It's just that the invention is so simple/obvious to us that I wonder how they got a patent and no prior art was found.
I'd also like to note that the quid-pro-quo model of patents suggests that, in fact, it shouldn't be enough for the solution to be non-obvious: It should have to be non-obvious even once you have been told such a thing exists. Because if the mere knowledge of the existence of something would be sufficient to render how to do it obvious, the inventor cannot hope to keep its workings secret once it is released, and so we are trading for something that would be worthless anyway.
In other words, for some kinds of trade secrets, perhaps inventors might not even let you know of the existence of their invention, since without legal protection this knowledge would render the competitive advantage it confers worthless - even though before disclosure, skilled practitioners did not think to use it, as it is quite novel and those skilled in the art have not come up with it despite its obvious utility once disclosed.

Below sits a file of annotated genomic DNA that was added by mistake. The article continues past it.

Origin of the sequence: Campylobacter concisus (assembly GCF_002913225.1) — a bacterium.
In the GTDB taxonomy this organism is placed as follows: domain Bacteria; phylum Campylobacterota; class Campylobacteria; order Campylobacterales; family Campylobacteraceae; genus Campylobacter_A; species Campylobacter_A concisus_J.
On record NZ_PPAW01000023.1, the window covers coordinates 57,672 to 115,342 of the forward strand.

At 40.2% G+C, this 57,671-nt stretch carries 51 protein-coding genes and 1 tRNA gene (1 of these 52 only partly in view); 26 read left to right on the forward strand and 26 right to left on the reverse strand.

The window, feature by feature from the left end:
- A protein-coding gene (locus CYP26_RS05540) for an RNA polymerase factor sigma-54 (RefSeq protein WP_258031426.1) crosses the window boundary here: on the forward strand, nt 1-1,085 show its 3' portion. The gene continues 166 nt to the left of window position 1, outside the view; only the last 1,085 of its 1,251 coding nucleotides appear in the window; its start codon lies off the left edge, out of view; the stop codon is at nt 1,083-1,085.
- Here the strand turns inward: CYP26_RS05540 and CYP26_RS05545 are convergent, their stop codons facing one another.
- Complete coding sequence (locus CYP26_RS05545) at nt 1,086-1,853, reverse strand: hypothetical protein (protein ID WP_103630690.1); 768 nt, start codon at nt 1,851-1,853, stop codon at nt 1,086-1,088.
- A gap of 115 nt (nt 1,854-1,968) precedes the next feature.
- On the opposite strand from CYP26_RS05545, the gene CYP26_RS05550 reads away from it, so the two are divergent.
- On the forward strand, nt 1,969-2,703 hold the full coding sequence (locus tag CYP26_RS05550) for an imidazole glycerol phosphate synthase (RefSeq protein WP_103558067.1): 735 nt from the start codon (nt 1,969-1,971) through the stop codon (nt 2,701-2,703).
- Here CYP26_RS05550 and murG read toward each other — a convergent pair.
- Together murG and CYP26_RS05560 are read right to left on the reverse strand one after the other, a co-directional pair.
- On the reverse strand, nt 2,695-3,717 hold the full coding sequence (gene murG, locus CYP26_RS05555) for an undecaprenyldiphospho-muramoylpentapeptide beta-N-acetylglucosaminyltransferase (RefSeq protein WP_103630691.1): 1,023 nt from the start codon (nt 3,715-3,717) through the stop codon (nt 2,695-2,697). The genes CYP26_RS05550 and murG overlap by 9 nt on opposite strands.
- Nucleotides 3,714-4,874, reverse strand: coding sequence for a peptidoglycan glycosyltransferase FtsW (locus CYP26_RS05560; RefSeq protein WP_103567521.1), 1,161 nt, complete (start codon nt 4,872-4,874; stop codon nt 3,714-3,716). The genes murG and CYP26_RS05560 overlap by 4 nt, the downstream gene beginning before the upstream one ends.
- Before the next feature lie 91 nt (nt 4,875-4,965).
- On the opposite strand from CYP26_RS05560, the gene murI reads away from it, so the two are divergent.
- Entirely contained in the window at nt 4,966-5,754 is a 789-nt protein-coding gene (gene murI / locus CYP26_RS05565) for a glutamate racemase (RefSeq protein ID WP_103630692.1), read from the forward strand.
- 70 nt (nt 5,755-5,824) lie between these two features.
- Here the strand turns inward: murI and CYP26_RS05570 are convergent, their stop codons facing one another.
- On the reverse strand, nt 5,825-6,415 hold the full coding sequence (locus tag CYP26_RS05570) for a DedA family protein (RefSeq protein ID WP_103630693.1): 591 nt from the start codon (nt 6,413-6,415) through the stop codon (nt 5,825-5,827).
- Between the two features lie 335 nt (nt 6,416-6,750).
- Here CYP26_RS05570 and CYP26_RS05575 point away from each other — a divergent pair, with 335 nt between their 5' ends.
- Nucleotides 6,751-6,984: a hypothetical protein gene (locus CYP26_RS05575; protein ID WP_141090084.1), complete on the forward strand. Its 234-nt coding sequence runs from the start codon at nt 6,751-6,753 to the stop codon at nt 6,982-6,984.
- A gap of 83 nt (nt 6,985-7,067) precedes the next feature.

Thus inventors might secretly enjoy its benefits or fruits. (This is easy enough to imagine; there could be a closely guarded manufacturing process in use right now that the public and other manufactuers do not even knows exists, and is not in the final product. The manufacturer simply makes an end product more cheaply, say. But telling us what the process is would give it away.)
Imagine, for example, that Google uses some kind of trade secret as part of ranking web pages. We don't even know what the process is, let alone how it is done. Naming the process would render it public and unprotected. So, it remains the only search engine that uses it, secretly.
Source code is often the only way for someone to recreate an idea disclosed via software patent without undue experimentation.